Whether the vote is Yes or No, the British state will be irrevocably alteredby Peter Riddell / September 18, 2014 / Leave a comment
The Scottish referendum has been a seismic shock to our political system whether the result is Yes or No. The common assumption in Whitehall and Westminster until early September was that the No side would win without too much trouble, and that some more devolution would be introduced after the next UK election: if not business as usual, then a bit more incrementalism. But, even if the No side wins, that is no longer true.
A Yes victory would have huge, and unpredictable, constitutional and political implications, for all three main UK parties and their leaders. David Cameron would be very vulnerable and, within hours of a result, would have to show that the government has a grip and a plan.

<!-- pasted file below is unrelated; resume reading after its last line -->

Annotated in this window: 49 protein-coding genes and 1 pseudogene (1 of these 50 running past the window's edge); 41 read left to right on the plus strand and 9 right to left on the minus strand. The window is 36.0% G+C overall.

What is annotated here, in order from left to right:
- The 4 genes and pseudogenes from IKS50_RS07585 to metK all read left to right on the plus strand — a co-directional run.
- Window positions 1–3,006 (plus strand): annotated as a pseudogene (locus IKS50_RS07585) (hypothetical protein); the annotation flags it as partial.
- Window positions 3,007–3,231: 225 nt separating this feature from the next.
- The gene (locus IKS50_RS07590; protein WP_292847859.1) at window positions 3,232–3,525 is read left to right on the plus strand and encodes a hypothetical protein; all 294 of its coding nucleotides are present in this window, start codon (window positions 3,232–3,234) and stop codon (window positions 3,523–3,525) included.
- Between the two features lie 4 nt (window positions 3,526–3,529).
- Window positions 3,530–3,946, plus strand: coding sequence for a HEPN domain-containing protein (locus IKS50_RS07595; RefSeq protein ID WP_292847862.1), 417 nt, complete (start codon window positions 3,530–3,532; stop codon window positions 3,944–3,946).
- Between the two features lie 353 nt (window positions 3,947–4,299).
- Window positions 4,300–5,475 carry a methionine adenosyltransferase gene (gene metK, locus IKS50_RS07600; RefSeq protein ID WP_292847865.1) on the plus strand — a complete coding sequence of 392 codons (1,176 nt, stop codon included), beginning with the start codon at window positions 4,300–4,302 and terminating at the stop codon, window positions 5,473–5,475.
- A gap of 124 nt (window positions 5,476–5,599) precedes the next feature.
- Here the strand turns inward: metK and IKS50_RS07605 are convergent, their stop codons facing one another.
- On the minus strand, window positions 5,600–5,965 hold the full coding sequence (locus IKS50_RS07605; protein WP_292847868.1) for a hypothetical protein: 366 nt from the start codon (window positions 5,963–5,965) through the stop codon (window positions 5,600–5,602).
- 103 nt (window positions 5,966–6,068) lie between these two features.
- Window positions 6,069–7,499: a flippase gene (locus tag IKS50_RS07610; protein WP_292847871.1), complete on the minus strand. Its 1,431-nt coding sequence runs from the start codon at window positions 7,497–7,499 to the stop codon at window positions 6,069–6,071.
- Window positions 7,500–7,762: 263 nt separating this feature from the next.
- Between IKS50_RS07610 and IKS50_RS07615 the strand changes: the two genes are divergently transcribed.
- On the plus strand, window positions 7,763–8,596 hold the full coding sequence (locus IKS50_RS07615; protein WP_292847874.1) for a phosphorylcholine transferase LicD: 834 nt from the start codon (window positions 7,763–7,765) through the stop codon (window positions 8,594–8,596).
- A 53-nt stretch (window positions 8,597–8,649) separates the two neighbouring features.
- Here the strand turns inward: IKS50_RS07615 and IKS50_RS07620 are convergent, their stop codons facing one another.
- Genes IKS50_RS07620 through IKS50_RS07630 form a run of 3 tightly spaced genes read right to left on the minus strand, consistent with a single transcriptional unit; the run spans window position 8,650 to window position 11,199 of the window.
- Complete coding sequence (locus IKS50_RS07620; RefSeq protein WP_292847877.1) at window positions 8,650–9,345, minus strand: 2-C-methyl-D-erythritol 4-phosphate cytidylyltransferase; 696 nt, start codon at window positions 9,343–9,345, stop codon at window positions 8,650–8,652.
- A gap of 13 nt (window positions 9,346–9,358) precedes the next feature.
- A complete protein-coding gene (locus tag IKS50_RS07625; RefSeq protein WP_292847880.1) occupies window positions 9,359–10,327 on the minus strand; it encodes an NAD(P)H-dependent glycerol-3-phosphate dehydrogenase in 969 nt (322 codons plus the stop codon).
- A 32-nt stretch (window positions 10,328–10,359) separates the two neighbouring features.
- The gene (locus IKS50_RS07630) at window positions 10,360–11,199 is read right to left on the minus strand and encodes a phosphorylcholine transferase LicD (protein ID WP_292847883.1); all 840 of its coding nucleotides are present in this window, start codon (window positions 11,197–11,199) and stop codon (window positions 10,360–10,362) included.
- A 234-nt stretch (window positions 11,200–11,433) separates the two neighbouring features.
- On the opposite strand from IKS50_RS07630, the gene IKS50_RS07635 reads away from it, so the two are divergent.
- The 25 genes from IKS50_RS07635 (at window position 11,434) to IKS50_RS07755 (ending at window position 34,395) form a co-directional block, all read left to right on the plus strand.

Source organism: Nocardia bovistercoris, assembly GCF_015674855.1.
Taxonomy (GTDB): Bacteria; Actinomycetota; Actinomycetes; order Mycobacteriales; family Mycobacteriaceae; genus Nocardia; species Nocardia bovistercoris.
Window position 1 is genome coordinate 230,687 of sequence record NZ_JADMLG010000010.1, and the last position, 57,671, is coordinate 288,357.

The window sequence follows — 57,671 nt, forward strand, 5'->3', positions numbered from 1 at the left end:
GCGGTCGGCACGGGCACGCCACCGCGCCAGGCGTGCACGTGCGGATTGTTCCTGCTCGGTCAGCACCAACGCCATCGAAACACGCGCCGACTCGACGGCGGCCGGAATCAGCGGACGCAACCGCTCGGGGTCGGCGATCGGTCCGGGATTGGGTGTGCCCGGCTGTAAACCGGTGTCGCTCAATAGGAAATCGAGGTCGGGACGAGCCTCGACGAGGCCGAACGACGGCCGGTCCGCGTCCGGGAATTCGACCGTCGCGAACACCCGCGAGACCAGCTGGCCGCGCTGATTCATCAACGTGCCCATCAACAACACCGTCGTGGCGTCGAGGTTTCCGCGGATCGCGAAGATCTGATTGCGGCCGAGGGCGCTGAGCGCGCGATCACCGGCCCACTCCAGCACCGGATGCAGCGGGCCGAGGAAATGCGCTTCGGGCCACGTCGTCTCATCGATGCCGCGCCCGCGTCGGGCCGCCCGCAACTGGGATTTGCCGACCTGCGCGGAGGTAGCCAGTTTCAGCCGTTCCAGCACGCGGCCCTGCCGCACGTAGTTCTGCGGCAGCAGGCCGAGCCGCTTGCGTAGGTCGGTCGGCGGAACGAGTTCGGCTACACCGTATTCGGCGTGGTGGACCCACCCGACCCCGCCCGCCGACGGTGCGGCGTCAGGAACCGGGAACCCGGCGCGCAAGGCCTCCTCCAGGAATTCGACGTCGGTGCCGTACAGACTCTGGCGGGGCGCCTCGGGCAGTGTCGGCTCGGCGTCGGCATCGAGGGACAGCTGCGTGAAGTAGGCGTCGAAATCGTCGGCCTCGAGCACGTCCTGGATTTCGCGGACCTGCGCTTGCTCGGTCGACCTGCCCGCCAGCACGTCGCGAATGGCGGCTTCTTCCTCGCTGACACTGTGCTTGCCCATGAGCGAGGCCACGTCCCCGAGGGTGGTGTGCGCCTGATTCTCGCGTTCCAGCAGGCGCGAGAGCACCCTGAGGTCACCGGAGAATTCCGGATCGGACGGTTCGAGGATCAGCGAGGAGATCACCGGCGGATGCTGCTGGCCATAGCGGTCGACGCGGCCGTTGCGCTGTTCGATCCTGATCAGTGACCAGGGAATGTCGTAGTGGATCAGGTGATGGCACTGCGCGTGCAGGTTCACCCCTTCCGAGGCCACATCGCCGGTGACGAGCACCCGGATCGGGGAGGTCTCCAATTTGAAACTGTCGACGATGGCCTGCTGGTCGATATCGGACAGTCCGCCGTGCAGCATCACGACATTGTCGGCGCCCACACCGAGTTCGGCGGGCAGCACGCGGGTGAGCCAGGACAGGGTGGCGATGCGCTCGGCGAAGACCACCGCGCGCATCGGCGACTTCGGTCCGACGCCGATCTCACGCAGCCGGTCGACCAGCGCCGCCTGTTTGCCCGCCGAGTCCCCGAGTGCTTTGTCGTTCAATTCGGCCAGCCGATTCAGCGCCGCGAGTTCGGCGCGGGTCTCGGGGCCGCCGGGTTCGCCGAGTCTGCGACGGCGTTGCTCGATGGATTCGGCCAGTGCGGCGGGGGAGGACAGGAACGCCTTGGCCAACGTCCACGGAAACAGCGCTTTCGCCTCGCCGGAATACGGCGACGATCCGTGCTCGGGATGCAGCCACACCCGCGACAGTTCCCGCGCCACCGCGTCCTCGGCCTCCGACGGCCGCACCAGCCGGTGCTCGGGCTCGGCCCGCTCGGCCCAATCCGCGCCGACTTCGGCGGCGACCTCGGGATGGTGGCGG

A horrendously complicated transitional phase would then follow while negotiations were conducted. Who negotiates? What is their remit and timetable? Could talks be completed and, crucially, the necessary legislation passed by March 2016, the target set by the Scottish Nationalist Party? What happens to the 59 MPs from Scotland in the Commons in the interim? And what role do Scottish ministers play while discussions are underway?
There is talk that next year’s General Election could be postponed until negotiations are complete. That is a highly unlikely outcome since the parliament will already have lasted for five years by May 2015, and has only previously been extended in wartime. Any extension would require all party backing, which is again improbable, and legislation could be blocked by the House of Lords which retains an absolute veto on such a bill. More likely is an agreement to restrict the role of Scottish MPs, or, rather, to ensure that English and Welsh MPs have a veto on distinctly English and Welsh legislation, as suggested by the McKay Commission in March 2013.